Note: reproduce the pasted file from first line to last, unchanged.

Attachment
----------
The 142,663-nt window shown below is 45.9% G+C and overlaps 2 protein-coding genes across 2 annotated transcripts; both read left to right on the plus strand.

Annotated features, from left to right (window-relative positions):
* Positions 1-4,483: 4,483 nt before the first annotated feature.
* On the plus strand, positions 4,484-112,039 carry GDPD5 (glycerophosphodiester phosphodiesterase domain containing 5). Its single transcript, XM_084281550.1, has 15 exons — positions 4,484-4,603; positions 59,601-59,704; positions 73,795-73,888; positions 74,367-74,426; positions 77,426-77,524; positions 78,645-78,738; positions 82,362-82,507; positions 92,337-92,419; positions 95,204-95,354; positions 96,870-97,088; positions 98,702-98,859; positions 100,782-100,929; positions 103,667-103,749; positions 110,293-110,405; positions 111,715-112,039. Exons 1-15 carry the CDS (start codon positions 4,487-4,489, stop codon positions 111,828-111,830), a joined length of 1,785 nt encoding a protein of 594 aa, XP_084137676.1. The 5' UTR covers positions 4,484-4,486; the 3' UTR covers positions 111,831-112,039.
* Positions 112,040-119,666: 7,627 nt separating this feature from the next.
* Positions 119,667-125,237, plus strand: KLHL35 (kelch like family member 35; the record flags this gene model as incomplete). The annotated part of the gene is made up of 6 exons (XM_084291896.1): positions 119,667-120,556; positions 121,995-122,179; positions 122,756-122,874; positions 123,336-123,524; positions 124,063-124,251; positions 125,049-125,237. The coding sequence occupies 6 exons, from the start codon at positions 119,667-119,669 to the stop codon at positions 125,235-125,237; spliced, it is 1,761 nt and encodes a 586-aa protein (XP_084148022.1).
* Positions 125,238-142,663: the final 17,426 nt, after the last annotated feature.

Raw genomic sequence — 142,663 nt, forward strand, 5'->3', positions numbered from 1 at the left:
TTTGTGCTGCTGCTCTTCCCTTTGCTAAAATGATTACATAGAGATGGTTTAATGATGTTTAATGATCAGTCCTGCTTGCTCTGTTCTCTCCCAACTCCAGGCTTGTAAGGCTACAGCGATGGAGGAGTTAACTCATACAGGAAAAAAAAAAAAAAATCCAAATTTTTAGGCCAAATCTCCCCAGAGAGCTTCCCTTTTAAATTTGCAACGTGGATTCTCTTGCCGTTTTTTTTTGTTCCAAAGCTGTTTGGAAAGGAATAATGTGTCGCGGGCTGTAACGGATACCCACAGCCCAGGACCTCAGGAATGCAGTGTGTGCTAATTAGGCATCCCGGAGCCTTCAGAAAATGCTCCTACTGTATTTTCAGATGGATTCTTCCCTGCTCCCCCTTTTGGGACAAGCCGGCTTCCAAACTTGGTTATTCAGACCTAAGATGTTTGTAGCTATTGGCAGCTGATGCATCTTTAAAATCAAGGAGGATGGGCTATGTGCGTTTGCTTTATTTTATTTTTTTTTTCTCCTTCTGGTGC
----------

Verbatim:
The 142,663-nt window shown below is 45.9% G+C and overlaps 2 protein-coding genes across 2 annotated transcripts; both read left to right on the plus strand.

Annotated features, from left to right (window-relative positions):
* Positions 1-4,483: 4,483 nt before the first annotated feature.
* On the plus strand, positions 4,484-112,039 carry GDPD5 (glycerophosphodiester phosphodiesterase domain containing 5). Its single transcript, XM_084281550.1, has 15 exons — positions 4,484-4,603; positions 59,601-59,704; positions 73,795-73,888; positions 74,367-74,426; positions 77,426-77,524; positions 78,645-78,738; positions 82,362-82,507; positions 92,337-92,419; positions 95,204-95,354; positions 96,870-97,088; positions 98,702-98,859; positions 100,782-100,929; positions 103,667-103,749; positions 110,293-110,405; positions 111,715-112,039. Exons 1-15 carry the CDS (start codon positions 4,487-4,489, stop codon positions 111,828-111,830), a joined length of 1,785 nt encoding a protein of 594 aa, XP_084137676.1. The 5' UTR covers positions 4,484-4,486; the 3' UTR covers positions 111,831-112,039.
* Positions 112,040-119,666: 7,627 nt separating this feature from the next.
* Positions 119,667-125,237, plus strand: KLHL35 (kelch like family member 35; the record flags this gene model as incomplete). The annotated part of the gene is made up of 6 exons (XM_084291896.1): positions 119,667-120,556; positions 121,995-122,179; positions 122,756-122,874; positions 123,336-123,524; positions 124,063-124,251; positions 125,049-125,237. The coding sequence occupies 6 exons, from the start codon at positions 119,667-119,669 to the stop codon at positions 125,235-125,237; spliced, it is 1,761 nt and encodes a 586-aa protein (XP_084148022.1).
* Positions 125,238-142,663: the final 17,426 nt, after the last annotated feature.

Raw genomic sequence — 142,663 nt, forward strand, 5'->3', positions numbered from 1 at the left:
TTTGTGCTGCTGCTCTTCCCTTTGCTAAAATGATTACATAGAGATGGTTTAATGATGTTTAATGATCAGTCCTGCTTGCTCTGTTCTCTCCCAACTCCAGGCTTGTAAGGCTACAGCGATGGAGGAGTTAACTCATACAGGAAAAAAAAAAAAAAATCCAAATTTTTAGGCCAAATCTCCCCAGAGAGCTTCCCTTTTAAATTTGCAACGTGGATTCTCTTGCCGTTTTTTTTTGTTCCAAAGCTGTTTGGAAAGGAATAATGTGTCGCGGGCTGTAACGGATACCCACAGCCCAGGACCTCAGGAATGCAGTGTGTGCTAATTAGGCATCCCGGAGCCTTCAGAAAATGCTCCTACTGTATTTTCAGATGGATTCTTCCCTGCTCCCCCTTTTGGGACAAGCCGGCTTCCAAACTTGGTTATTCAGACCTAAGATGTTTGTAGCTATTGGCAGCTGATGCATCTTTAAAATCAAGGAGGATGGGCTATGTGCGTTTGCTTTATTTTATTTTTTTTTTCTCCTTCTGGTGC